Friday, 11 April 2014

Species galore!

I've had a productive couple of weeks for wildlife-spotting - spring is properly here and the insects in particular are responding to the change.

As the buds burst and flowers begin to appear, insects too are emerging from their winter dormancy. The new leaves are covered with leafhoppers and caterpillars, and the flowers with pollen beetles and bees.
If you go by the media reports you might be forgiven for thinking there's just one British bee, the honeybee Apis mellifera. In fact, it's a bit more complicated than that - we have 1 honeybee, 25(ish) bumblebees and 230-250 species of solitary bees. Various bumbles and the honeybee visit my garden, but I'm lucky enough to have some of the solitaries call it home. In particular two species live in the back wall of my house. One of the signs of early spring is the colony of Hairy-footed flower bees (Anthophora plumipes) waking up, darting at high speed between flowers and zipping in and out of the holes in the wall. Zipping is really the word too - electrifyingly fast, the males in particular seem to move flower to flower without occupying the intervening space.
April 2011 007
A male Hairy-footed flower bee, Anthophora plumipes
The other species hasn't shown itself just yet - the Red mason bee, Osmia bicornis (formerly O. rufa, a much more appropriate name for this bright red bundle of energy!). It's about - I found one in Oxford city centre last week, and several in Winchester cathedral close on Tuesday - but my garden colony are clearly having something of a lie-in!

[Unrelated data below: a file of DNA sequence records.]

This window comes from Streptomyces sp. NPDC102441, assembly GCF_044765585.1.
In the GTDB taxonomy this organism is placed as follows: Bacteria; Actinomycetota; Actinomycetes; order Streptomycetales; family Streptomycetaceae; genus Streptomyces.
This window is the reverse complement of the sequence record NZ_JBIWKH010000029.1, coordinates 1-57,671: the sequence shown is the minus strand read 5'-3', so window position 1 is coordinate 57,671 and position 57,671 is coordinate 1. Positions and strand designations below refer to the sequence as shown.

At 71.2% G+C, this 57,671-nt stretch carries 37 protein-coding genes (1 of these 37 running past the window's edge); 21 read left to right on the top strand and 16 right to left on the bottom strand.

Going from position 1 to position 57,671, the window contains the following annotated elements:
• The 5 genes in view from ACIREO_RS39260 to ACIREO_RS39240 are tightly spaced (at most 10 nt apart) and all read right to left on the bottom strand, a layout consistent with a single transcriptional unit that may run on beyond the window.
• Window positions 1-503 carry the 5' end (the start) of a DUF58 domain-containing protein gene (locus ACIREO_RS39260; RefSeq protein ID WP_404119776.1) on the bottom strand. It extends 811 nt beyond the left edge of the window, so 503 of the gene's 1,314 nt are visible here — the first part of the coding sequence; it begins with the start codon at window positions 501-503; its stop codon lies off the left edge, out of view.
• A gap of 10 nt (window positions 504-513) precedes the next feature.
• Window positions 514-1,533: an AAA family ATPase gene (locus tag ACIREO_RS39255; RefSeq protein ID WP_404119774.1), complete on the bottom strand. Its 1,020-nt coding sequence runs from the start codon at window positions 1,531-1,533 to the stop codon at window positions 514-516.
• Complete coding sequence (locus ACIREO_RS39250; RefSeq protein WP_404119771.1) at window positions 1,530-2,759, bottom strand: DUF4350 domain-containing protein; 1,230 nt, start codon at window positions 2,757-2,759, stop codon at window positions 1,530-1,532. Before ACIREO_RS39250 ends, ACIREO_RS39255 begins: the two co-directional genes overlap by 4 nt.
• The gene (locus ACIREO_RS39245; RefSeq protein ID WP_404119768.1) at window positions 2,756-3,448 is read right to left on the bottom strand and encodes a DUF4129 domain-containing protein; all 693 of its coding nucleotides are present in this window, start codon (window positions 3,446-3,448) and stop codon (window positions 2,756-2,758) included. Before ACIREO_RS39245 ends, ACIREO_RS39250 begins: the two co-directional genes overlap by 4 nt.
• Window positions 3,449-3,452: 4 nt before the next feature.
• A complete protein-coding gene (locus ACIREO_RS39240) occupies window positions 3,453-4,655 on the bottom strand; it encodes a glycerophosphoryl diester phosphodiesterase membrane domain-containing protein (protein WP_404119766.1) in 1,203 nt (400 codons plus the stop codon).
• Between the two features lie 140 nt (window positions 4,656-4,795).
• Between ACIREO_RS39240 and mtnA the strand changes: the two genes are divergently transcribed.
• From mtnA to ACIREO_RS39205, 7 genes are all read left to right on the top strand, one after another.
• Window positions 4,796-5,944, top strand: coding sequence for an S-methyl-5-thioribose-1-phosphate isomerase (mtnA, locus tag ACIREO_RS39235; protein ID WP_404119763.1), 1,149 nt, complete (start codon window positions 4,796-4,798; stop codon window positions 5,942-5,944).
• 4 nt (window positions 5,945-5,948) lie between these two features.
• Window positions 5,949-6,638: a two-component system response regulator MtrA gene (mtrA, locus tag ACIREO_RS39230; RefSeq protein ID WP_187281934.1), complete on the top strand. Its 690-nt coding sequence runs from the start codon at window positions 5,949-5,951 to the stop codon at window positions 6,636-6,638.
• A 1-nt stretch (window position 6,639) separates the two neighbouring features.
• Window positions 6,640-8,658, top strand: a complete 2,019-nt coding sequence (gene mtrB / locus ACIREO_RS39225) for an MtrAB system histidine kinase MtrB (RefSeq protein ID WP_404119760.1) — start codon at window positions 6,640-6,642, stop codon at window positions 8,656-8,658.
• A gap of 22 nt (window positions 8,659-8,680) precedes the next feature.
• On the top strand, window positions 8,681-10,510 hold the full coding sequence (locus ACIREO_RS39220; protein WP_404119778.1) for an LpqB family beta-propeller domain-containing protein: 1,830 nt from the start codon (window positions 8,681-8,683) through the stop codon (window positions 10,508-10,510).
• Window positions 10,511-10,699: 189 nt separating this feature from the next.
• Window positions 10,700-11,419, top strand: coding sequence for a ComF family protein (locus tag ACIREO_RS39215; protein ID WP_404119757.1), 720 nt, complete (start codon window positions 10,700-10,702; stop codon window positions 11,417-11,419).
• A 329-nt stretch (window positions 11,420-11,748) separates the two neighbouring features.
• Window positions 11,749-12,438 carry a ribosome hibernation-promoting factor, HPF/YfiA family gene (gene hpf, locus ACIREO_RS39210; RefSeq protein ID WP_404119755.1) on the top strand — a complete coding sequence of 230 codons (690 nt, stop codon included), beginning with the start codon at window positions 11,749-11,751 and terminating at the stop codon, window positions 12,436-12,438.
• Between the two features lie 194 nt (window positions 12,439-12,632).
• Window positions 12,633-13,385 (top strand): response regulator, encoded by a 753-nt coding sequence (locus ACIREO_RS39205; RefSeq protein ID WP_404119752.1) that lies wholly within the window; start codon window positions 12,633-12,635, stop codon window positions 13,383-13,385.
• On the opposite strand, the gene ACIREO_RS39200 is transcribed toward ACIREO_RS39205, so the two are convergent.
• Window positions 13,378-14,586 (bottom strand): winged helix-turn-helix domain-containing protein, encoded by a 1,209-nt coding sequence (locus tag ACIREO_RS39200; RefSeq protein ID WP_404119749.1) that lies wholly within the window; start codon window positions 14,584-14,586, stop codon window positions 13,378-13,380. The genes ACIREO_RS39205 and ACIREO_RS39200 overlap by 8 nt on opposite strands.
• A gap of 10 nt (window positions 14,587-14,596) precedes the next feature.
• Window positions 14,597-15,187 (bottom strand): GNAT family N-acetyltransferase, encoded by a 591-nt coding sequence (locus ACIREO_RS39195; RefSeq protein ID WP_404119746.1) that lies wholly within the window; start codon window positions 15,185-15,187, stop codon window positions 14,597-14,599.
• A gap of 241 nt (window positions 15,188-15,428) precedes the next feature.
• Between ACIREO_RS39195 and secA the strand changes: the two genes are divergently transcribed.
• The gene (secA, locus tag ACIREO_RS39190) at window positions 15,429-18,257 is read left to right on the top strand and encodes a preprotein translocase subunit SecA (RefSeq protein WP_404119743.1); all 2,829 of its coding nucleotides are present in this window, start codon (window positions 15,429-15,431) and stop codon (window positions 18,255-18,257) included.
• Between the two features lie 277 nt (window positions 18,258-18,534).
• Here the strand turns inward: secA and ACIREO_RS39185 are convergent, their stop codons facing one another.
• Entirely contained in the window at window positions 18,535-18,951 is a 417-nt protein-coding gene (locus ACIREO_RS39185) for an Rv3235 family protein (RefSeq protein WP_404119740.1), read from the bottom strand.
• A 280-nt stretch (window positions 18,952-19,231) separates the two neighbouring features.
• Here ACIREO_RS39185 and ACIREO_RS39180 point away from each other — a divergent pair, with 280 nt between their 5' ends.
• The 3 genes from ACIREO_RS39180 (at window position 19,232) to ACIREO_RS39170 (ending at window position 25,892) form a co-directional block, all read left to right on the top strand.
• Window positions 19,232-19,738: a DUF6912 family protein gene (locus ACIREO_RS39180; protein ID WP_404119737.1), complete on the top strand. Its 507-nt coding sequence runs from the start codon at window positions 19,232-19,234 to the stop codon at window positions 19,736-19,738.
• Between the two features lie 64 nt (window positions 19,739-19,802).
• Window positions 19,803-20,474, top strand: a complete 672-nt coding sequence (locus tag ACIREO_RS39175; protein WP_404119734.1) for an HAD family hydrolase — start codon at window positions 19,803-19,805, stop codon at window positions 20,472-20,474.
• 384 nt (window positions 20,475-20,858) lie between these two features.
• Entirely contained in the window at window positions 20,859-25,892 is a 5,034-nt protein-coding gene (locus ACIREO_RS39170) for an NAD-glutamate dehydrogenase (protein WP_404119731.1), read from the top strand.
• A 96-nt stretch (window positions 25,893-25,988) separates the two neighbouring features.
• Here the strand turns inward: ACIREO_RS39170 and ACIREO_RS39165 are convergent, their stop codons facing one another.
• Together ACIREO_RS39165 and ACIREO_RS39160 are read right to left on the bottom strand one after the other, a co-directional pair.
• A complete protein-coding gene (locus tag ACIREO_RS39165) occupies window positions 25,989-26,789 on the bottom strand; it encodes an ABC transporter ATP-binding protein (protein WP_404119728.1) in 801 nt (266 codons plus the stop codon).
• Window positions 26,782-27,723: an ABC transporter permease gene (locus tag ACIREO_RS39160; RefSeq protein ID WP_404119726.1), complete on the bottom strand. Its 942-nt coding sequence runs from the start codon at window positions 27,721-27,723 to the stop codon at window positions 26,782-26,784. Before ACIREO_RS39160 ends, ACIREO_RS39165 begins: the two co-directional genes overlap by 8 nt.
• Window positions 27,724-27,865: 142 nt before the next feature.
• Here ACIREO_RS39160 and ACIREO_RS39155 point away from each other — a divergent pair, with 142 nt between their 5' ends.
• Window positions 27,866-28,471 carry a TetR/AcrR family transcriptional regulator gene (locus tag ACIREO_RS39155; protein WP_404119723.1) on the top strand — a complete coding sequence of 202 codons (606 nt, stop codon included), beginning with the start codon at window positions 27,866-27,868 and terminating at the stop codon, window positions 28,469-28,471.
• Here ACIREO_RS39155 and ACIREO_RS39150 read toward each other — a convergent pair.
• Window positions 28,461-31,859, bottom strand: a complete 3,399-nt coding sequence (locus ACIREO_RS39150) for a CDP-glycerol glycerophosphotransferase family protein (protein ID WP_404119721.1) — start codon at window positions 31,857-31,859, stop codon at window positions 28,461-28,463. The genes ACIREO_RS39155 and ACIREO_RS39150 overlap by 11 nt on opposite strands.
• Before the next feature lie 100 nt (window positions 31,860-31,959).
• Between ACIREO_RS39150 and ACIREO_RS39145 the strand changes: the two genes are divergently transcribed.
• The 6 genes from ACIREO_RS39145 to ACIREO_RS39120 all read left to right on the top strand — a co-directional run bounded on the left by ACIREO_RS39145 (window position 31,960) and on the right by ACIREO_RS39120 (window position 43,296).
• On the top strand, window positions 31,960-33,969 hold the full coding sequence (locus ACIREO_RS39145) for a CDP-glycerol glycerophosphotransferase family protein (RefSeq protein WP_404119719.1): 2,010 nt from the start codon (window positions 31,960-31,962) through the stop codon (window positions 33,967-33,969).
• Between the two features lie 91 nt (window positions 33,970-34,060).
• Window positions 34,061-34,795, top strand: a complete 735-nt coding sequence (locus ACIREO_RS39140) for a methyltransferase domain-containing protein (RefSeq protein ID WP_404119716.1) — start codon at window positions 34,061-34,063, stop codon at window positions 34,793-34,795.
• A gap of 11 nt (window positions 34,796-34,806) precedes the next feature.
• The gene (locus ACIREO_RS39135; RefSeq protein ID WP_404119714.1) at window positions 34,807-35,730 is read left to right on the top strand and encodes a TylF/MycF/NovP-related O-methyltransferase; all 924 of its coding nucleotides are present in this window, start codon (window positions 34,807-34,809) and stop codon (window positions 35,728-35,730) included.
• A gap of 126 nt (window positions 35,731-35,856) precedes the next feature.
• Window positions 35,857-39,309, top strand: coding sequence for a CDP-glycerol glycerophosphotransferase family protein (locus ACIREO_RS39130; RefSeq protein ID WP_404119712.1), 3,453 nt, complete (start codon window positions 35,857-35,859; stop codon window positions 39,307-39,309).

The best indicator of the changing seasons though is the moth trap in my back garden. A 125-Watt mercury-vapour bulb perched on top of a box of moth bedding (aka egg boxes), it attracts in a sample of the moths flying past, ready to be identified and released the following morning. You never get the same mix of species and individuals twice running, so it's a great way to measure the changing of the seasons.
The moth trap, doing its thing in the back garden
I started trapping for the year in early March, catching small numbers of the early-spring species. Gradually as the year wore on, the numbers got bigger (60 moths of 11 species on the 2nd April the best to date) and the species changed - Orthosia (Quakers and the Hebrew Character) began to dominate, Common Quaker in particular. In the last week what I think of as the 'late spring' species have begun to appear - the furry Muslin moth (Diaphora mendica) and an early Bee moth (Aphomia sociella) - reinforcing that the world is moving forwards, and summer is shimmering on the horizon...

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